mailing list archives
Re: Perhaps it's time to regulate Microsoft as Critical Infrastructure?
From: Kurt Buff <kurt.buff () gmail com>
Date: Tue, 26 Jan 2010 17:26:01 -0800
On Mon, Jan 25, 2010 at 14:11, <Valdis.Kletnieks () vt edu> wrote:
On Mon, 25 Jan 2010 20:03:03 -0200, Rafael Moraes said:
This is a subject that need to be discussed very carefully. I agree, It
should be "controlled", but, how far?
In particular, one must be *very* careful to not create unintended
consequences. For instance, in general the more regulated an industry is, the
more risk-adverse the companies get - both because regulation implies "don't
rock the boat" and the second-order effects of compliance paperwork and similar
issues. Look at the mountains of paperwork needed to get the FAA to
type-certify a new airplane as airworthy - what if Microsoft had to do that
level of detail for Windows 8, the next release of Exchange, and the next
release of Office?
How do you make Microsoft "regulated" in any meaningful sense, and still allow
them the ability to ship an out-of-cycle patch?
That's one issue. There are others.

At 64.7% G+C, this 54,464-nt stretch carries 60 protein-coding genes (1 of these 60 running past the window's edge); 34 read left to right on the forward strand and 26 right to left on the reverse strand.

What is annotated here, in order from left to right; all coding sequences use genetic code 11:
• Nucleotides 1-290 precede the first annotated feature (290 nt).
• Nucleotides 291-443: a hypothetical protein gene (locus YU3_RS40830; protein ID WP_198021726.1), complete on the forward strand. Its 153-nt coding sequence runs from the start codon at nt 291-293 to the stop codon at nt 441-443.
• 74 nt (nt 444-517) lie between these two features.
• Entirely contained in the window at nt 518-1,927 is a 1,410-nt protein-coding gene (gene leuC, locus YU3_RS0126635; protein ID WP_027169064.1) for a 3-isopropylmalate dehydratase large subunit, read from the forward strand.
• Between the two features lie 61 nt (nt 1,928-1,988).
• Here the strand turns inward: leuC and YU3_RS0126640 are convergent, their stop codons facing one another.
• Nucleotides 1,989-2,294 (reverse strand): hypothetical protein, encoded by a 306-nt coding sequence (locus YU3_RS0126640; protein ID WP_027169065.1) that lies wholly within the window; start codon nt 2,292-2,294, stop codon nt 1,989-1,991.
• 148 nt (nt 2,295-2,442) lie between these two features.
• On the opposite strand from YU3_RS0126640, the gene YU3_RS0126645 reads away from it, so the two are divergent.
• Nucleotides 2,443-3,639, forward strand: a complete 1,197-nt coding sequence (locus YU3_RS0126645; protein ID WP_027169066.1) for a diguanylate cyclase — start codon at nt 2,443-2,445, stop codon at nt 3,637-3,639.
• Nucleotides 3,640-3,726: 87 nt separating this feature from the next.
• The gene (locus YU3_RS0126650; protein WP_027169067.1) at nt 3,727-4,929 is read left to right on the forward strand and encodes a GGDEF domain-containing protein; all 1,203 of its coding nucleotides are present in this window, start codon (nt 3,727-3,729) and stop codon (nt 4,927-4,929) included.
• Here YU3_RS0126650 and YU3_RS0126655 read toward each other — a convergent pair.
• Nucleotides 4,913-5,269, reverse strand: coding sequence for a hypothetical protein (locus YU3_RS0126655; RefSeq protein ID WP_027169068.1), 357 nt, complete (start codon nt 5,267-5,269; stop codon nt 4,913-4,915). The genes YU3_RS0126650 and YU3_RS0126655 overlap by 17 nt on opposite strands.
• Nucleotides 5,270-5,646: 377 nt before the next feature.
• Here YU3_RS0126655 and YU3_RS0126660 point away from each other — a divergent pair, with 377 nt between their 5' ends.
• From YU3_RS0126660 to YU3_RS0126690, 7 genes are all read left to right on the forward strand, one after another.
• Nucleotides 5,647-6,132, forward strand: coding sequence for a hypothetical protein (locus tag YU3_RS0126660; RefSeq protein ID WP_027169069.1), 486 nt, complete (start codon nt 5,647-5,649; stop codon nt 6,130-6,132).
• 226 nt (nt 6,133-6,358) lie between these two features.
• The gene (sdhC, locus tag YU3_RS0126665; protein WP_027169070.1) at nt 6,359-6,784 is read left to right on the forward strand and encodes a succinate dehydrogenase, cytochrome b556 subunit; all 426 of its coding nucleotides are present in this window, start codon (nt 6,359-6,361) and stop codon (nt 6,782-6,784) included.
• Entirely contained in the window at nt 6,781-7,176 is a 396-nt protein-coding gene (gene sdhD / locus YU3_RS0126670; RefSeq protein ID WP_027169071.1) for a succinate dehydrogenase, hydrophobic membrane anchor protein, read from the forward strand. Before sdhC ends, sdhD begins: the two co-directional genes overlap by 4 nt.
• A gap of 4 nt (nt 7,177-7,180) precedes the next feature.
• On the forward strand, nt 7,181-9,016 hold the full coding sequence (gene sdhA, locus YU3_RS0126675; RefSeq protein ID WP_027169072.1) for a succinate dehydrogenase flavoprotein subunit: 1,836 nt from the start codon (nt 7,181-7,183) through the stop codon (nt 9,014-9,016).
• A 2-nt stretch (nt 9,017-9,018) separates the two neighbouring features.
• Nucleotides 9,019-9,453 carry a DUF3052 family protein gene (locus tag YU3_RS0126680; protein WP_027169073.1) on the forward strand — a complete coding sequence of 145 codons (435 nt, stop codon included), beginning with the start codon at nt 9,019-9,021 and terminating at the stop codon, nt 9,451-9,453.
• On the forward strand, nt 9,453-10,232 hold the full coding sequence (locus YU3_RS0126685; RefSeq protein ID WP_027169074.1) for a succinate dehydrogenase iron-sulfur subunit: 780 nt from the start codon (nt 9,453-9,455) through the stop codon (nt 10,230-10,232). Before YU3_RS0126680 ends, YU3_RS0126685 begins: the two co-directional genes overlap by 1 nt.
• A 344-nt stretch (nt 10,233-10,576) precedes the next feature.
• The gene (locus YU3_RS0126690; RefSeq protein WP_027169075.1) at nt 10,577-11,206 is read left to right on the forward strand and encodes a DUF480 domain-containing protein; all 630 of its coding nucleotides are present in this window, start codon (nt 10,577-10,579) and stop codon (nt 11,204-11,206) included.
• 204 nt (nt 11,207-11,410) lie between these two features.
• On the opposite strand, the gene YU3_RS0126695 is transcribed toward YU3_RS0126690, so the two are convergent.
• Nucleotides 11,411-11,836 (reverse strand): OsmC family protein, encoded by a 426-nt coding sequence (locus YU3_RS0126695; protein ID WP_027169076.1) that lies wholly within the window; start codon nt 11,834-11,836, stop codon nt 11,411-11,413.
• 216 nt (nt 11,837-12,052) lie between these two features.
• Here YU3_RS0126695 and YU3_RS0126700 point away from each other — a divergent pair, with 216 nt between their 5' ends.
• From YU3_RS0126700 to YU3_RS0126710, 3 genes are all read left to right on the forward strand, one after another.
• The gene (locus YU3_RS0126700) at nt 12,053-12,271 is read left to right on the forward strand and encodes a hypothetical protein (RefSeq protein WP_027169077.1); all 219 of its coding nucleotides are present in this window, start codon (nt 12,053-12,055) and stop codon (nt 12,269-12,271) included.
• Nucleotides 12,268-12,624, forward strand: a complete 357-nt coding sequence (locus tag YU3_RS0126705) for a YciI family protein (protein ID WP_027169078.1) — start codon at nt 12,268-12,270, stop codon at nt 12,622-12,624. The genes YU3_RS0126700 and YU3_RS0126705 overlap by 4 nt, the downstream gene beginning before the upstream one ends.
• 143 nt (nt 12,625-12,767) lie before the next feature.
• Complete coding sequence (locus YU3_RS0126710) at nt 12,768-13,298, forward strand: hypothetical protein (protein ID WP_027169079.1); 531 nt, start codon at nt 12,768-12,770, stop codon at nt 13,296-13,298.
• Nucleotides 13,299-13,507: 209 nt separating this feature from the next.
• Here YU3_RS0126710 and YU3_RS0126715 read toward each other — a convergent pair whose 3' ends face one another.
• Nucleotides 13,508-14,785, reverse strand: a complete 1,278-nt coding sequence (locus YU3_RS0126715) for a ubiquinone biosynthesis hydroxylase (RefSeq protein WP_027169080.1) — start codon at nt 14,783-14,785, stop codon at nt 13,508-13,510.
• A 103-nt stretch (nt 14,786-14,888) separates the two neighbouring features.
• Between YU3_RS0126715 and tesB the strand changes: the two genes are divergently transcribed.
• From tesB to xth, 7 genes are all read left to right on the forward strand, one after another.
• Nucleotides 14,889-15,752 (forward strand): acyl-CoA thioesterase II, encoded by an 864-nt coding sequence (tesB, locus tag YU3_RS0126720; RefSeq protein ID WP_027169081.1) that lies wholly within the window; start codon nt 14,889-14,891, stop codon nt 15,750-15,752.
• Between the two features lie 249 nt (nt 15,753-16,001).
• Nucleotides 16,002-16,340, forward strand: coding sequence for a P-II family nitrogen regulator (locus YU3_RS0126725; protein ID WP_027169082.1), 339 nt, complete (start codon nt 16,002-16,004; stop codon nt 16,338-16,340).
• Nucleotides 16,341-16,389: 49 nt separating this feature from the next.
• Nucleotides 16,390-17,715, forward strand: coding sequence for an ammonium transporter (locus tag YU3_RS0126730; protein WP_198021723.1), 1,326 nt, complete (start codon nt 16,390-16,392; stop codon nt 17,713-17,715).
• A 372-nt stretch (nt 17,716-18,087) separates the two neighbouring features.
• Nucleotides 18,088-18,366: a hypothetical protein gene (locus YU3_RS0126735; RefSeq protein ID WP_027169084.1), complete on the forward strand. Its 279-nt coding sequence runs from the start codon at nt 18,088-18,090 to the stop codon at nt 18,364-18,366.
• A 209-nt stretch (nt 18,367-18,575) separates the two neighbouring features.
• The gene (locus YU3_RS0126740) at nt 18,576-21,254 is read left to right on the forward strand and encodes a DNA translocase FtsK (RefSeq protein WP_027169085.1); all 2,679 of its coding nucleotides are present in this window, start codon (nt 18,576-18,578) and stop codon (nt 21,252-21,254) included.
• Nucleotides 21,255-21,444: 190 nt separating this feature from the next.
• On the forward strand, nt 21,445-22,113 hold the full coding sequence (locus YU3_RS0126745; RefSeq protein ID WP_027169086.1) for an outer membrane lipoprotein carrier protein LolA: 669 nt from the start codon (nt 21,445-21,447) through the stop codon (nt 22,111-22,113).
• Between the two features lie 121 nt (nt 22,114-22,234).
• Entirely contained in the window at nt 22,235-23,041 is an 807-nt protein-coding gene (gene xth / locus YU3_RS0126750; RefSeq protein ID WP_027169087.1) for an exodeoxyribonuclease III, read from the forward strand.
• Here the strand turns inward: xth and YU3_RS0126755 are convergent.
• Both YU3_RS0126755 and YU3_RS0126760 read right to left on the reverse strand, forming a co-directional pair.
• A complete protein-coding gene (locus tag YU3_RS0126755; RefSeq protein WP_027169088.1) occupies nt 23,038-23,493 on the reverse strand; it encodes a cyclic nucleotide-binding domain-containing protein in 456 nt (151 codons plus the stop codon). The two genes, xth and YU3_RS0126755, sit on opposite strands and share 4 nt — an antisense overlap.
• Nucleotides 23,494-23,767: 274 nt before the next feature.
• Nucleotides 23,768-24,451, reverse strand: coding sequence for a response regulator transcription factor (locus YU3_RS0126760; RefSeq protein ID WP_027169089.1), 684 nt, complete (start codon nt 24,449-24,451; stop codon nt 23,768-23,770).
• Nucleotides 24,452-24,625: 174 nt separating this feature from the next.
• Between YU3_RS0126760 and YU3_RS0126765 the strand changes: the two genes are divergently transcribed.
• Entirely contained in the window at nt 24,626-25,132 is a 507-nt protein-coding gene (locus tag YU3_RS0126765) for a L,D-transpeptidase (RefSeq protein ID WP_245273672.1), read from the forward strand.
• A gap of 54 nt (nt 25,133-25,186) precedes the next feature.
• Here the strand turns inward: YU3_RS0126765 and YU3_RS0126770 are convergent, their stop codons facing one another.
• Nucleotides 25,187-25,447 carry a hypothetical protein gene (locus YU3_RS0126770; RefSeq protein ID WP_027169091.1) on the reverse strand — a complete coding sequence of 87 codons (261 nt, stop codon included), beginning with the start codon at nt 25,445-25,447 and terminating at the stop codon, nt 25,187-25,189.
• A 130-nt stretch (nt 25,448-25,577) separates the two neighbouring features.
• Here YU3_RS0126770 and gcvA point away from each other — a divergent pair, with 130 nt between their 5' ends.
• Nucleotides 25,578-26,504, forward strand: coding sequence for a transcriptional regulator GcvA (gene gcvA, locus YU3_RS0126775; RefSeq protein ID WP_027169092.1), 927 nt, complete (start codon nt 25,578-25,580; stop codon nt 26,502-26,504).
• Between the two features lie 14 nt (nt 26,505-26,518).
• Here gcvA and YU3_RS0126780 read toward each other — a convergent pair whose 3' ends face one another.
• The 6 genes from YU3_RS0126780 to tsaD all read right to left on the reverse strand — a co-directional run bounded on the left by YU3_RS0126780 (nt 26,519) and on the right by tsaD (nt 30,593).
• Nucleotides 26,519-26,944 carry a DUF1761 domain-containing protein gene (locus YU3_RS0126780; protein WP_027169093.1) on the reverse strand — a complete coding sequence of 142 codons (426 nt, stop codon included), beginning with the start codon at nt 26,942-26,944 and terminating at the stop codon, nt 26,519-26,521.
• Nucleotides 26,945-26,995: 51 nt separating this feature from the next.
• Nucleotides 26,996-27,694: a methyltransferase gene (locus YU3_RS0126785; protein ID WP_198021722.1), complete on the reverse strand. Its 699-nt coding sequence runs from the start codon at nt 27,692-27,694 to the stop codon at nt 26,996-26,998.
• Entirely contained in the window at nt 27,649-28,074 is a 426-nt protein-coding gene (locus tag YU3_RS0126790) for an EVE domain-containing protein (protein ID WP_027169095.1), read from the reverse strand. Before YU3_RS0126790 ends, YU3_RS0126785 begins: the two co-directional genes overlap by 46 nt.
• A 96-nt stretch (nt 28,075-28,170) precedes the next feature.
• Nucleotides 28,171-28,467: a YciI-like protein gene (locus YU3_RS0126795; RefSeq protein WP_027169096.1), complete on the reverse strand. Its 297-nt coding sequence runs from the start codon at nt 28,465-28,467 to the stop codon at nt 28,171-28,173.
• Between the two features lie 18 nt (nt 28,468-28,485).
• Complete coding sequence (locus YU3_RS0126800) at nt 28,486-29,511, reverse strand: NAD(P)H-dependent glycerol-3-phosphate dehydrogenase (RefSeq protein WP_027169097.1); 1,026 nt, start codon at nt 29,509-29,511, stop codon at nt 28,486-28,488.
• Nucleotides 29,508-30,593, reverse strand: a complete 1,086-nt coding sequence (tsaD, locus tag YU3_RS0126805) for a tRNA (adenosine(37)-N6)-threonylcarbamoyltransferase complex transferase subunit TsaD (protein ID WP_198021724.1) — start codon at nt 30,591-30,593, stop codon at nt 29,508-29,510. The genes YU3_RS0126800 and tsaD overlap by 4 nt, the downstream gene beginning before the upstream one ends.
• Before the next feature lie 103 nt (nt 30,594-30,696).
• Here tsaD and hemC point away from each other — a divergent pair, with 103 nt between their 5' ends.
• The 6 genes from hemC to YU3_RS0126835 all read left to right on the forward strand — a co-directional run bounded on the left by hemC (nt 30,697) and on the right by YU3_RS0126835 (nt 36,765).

The real issue, though, is not "how to regulate MSFT". It's how to
level the playing field.
Best way I can think of to do that is to specify document formats, and
make them available to all. ODF may not be the right format, but it's
in the right direction. If government(s) were to specify that any
software they buy needs to read and write a particular set of formats,
with the specifications of those formats publicly available for no
more than the cost of copying them, and that they would only accept
documents in those formats, then anyone could build software that
meets those specifications.
Then you'd see a more competitive environment.
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Re: Perhaps it's time to regulate Microsoft as Critical Infrastructure? Georgi Guninski (Jan 26)